Titus Flavius Vespasianus assumed the throne in AD 69 after a year of civil war precipitated by the forced suicide of Nero and the collapse of the Julio-Claudian dynasty. To consolidate his power and legitimate the new Flavian dynasty, Vespasian assiduously distanced himself from his predecessor wherever possible.
That distance is clearly communicated by Vespasian’s official state portraits, which, in general, rejects the idealized and depersonalized Hellenism favored by Augustus and his successors. To emphasize his particular strengths and abilities, Vespasian revived the naturalistic, highly-individuated portrait style of the republic.
Whereas the Augustan portrait type is coolly composed and detached, with the mouth turned slightly downward and the head turned to the left (both conventions of Hellenistic portraiture), Vespasian’s effigy faces the viewer straight on and smiles broadly. With his bald head, hooked nose and wrinkles on display, there was little chance of associating him with his Apollonian predecessors.
At the same time that Vespasian strove to distance himself from Nero, he carefully avoided the appearance of usurpation by associating himself with the most recent acceptable Julio-Claudian, the deified Claudius. Like the rusticated columns Claudius had designed for the Porta Romana, his portraits innovatively combine the rough and the smooth–the aging emperor’s unflattering physical defects are depicted while the broad outlines of the Augustan model are retained.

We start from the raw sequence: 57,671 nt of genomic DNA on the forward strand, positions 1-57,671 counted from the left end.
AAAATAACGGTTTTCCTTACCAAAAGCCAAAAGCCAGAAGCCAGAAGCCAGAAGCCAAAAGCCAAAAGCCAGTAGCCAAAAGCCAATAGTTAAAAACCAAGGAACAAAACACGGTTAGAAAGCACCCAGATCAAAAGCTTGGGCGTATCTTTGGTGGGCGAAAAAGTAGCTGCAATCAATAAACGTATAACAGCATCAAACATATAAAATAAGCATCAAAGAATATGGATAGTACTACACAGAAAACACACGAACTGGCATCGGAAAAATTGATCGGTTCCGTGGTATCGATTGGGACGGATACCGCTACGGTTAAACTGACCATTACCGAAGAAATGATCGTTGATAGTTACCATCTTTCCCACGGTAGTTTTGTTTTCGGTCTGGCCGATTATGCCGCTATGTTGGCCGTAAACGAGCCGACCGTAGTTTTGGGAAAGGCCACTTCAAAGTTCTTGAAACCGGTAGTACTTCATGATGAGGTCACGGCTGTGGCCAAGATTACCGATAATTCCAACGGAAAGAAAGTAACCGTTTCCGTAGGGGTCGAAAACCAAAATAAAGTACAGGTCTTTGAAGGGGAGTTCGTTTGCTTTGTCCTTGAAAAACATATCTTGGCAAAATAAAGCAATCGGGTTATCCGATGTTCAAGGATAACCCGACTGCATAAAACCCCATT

Flavian portraiture essentially reiterates the Claudian formula: images of Vespasian, Titus, and, to a lesser extent, Domitian are naturalistically individualized but also have shared facial features. Along with his decision to complete the temple of the divine Claudius, left unfinished by Nero, Vespasian’s portraiture allies his dynasty with an admired figure of the past and defines him not as a usurper, but as an heir to the better aspects of the Julio-Claudian tradition.
The portraits of Vespasian’s son, Titus, continue the veristic trend. Along with an accurate record of his facial features, his full-length portraits depict the young emperor’s stocky build, receding hairline and short stature. Both Titus’s and Domitian’s portraits bear a close resemblance to his father’s, suggest the inception of a new, unidealized, dynastic portrait type.
Domitian’s few surviving portraits have surprising passages of realism, such as the Toledo bust, which depicts the empower wearing a wig to hide his baldness. As his regime became increasingly autocratic, Domitian realized that unflattering realism did little to enhance his image as dominus et deus. Thus, idealization became the order of the day, as seen in his spectacular, full-length cuirass image.
The statue takes the Augustus of Primaporta as its point of departure, but replaces the elevated, rhetorical, tone with the swagger and confidence of a young man in perfect physical condition. According to Suetonius, Domitian possessed none of those qualities, but when this masterpiece is compared to representations of Titus in the same guise, the effectiveness of the Domitianic Herrscherbild becomes painfully apparent. Accomplished, successful, admired figures like Titus are diminished by realism. Like Rigaud’s state portrait of Louis XIV, Domitian’s hyperbolic portrait proves that larger-than-life social roles require a grand manner that is beyond individuals and particularities.